Ernest Nesbitt stared out at me from his mug shot and I tried to find some compassion for the dead man. I found none. Just a sense that he’d walked straight into something dreadful and inevitable, set on track with breathtaking precision like the
and the iceberg. Two weeks ago, someone had encountered him near the stone seawall at Birchgrove and hacked off his penis and scrotum. Another deep wound had severed his right femoral artery. Both injuries had combined to kill him quite quickly. The young psych nurse who’d responded to his screams from a house across the road could only hold Nesbitt’s hand while his boyfriend rang the ambulance. It was almost all over by then and Nesbitt was dead by the time the ambulance arrived. Because of the nature of his crime and manner of his death, police had re-interviewed certain angry relatives of the young girl he’d murdered years ago. They’d drawn a complete blank.
Nor was he the first man to have died of such horrific injuries. Only a few weeks before Nesbitt’s death Cecil Warren Gumley had died in the same savage way. Gumley had been dead for some hours before he was found. There’d been no kind stranger to hold his hand while his body emptied of blood. Naturally, Bob and the other Homicide fellows considered the likelihood of the same killer. Some of the old dinosaurs were reminded of Macdonald, dubbed ‘The Mutilator’ by the Sydney newspapers, a murderer active around East Sydney in the early 1960s who neatly removed the working tackle of his unfortunate victims. Now, nearly forty years later, the newspapers had started a story that refused to go away. ‘
!’ the first headlines announced in connection with the Gumley murder, ‘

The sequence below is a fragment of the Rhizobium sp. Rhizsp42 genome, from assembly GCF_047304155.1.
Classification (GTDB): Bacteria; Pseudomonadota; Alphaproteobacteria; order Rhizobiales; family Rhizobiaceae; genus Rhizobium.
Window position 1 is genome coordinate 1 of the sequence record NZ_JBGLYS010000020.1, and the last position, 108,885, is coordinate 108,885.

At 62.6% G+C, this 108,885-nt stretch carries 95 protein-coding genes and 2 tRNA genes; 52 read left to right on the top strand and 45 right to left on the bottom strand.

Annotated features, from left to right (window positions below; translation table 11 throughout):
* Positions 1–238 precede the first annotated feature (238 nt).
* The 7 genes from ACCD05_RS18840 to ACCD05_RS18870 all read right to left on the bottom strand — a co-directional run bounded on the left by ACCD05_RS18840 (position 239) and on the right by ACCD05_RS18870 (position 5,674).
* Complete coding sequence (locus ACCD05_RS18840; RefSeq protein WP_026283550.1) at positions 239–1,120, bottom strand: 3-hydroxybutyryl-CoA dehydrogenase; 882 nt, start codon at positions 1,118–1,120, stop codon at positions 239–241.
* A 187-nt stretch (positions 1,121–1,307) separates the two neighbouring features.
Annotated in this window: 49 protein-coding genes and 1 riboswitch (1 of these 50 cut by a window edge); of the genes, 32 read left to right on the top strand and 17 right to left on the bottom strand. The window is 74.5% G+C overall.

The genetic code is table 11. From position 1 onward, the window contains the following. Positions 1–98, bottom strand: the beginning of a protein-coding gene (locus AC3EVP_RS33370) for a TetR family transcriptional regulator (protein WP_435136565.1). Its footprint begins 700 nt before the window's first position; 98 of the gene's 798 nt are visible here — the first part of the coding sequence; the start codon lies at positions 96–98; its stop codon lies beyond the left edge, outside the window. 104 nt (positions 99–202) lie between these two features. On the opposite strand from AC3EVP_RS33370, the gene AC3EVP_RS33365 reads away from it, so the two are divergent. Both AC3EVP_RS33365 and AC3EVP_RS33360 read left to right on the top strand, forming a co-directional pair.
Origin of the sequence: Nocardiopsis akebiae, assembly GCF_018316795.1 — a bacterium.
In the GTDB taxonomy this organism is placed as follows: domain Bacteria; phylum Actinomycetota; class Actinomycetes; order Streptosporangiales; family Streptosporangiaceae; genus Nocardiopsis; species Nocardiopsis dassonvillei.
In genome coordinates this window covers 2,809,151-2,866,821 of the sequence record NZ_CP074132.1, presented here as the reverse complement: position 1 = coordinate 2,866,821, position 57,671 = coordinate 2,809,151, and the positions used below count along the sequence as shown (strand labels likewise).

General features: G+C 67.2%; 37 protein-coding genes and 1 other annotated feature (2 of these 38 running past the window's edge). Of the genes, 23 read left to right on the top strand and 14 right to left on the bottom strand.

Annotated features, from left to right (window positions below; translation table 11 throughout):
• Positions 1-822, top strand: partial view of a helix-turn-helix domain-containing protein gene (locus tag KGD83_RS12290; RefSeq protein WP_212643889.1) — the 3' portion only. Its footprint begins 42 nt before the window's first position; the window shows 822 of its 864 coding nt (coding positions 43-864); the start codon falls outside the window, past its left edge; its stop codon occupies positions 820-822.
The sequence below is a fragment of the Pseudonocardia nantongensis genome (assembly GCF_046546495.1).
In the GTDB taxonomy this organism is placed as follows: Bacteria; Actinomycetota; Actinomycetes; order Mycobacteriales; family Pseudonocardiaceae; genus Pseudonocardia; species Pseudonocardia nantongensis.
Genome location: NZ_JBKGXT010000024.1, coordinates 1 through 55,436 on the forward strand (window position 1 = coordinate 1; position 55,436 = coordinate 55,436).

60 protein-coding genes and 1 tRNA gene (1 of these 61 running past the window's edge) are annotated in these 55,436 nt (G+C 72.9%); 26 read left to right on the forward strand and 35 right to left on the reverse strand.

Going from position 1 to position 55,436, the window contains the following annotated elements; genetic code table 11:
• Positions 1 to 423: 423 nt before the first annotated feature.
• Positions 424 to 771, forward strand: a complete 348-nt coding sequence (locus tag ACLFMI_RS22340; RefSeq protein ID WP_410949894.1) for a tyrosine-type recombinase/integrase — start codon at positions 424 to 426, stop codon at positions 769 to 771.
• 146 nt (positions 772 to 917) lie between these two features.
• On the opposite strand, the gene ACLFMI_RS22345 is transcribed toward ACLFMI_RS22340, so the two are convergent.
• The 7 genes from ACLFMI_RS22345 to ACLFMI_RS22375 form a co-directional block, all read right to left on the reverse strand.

Police puzzled by lab results
’. Despite our assurances that we weren’t puzzled in the slightest, the story seemed to be gaining ground all over town that some sort of beast, accredited with almost supernatural powers, was on the loose in Sydney, depriving men of their virile member.
‘Would you take a look?’ Bob had asked me after the second death. ‘We’ve just had our budget cut by one third. The boss is a total dickhead and you owe me a couple.’ Then he looked me straight in the eye. ‘I need your expertise,’ he added. Bob is one of those friends who gets through to me, even though I like to keep people at arms’ length. I made some joke of it, but of course I agreed.
It was true that I owed him and we go back a long way, Bob and me, to the time we both joined the Service—the Force as it was then called—as keen young probationary constables. On the second day of my appointment, the sergeant called us all into his office. ‘Right, he said, ‘you might have noticed that as well as me, there are four blokes with the name of John in this station. So from now on
John,’—he swung round on me—‘you’re Jack, and the rest of you, use your second names.’ And that’s how I became Jack, and why my workmates of the first year or two in the job were named Melvaine, Herbert and Cleever.
After serving nearly twenty years in various divisions and sections, but mostly Physical Evidence, and with my recently completed Masters in particle examination, I applied for a job as a scientist with the Federal Police in Canberra. Genevieve was scathing. ‘If you get that job, you’ll be completely impossible,’ she said. ‘Not only will you